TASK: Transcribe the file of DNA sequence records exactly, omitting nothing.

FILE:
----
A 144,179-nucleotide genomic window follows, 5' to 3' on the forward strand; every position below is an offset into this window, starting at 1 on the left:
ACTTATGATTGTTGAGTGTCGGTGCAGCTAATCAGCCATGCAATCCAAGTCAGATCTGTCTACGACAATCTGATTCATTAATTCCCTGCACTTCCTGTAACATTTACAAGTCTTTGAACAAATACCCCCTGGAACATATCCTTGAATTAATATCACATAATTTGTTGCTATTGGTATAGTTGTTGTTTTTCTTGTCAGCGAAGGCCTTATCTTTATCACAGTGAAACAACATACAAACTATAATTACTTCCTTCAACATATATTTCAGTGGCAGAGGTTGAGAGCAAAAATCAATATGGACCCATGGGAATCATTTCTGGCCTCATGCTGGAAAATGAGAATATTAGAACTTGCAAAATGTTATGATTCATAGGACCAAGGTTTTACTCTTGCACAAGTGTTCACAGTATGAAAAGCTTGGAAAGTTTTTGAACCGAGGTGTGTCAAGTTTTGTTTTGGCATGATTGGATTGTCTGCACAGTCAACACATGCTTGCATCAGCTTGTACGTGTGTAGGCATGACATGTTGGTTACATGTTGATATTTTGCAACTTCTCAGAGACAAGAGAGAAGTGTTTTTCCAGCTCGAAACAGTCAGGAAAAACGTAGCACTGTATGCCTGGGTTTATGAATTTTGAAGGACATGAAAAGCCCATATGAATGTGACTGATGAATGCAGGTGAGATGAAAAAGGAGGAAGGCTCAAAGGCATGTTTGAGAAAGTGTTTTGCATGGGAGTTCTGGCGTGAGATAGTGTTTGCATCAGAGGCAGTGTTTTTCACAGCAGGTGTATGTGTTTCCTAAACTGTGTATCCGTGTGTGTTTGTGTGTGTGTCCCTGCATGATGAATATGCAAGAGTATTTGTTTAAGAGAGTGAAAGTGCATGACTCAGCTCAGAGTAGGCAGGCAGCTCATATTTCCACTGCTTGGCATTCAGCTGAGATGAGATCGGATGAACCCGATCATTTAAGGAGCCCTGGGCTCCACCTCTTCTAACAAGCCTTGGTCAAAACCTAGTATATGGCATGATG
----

A 144,179-nucleotide genomic window follows, 5' to 3' on the forward strand; every position below is an offset into this window, starting at 1 on the left:
ACTTATGATTGTTGAGTGTCGGTGCAGCTAATCAGCCATGCAATCCAAGTCAGATCTGTCTACGACAATCTGATTCATTAATTCCCTGCACTTCCTGTAACATTTACAAGTCTTTGAACAAATACCCCCTGGAACATATCCTTGAATTAATATCACATAATTTGTTGCTATTGGTATAGTTGTTGTTTTTCTTGTCAGCGAAGGCCTTATCTTTATCACAGTGAAACAACATACAAACTATAATTACTTCCTTCAACATATATTTCAGTGGCAGAGGTTGAGAGCAAAAATCAATATGGACCCATGGGAATCATTTCTGGCCTCATGCTGGAAAATGAGAATATTAGAACTTGCAAAATGTTATGATTCATAGGACCAAGGTTTTACTCTTGCACAAGTGTTCACAGTATGAAAAGCTTGGAAAGTTTTTGAACCGAGGTGTGTCAAGTTTTGTTTTGGCATGATTGGATTGTCTGCACAGTCAACACATGCTTGCATCAGCTTGTACGTGTGTAGGCATGACATGTTGGTTACATGTTGATATTTTGCAACTTCTCAGAGACAAGAGAGAAGTGTTTTTCCAGCTCGAAACAGTCAGGAAAAACGTAGCACTGTATGCCTGGGTTTATGAATTTTGAAGGACATGAAAAGCCCATATGAATGTGACTGATGAATGCAGGTGAGATGAAAAAGGAGGAAGGCTCAAAGGCATGTTTGAGAAAGTGTTTTGCATGGGAGTTCTGGCGTGAGATAGTGTTTGCATCAGAGGCAGTGTTTTTCACAGCAGGTGTATGTGTTTCCTAAACTGTGTATCCGTGTGTGTTTGTGTGTGTGTCCCTGCATGATGAATATGCAAGAGTATTTGTTTAAGAGAGTGAAAGTGCATGACTCAGCTCAGAGTAGGCAGGCAGCTCATATTTCCACTGCTTGGCATTCAGCTGAGATGAGATCGGATGAACCCGATCATTTAAGGAGCCCTGGGCTCCACCTCTTCTAACAAGCCTTGGTCAAAACCTAGTATATGGCATGATG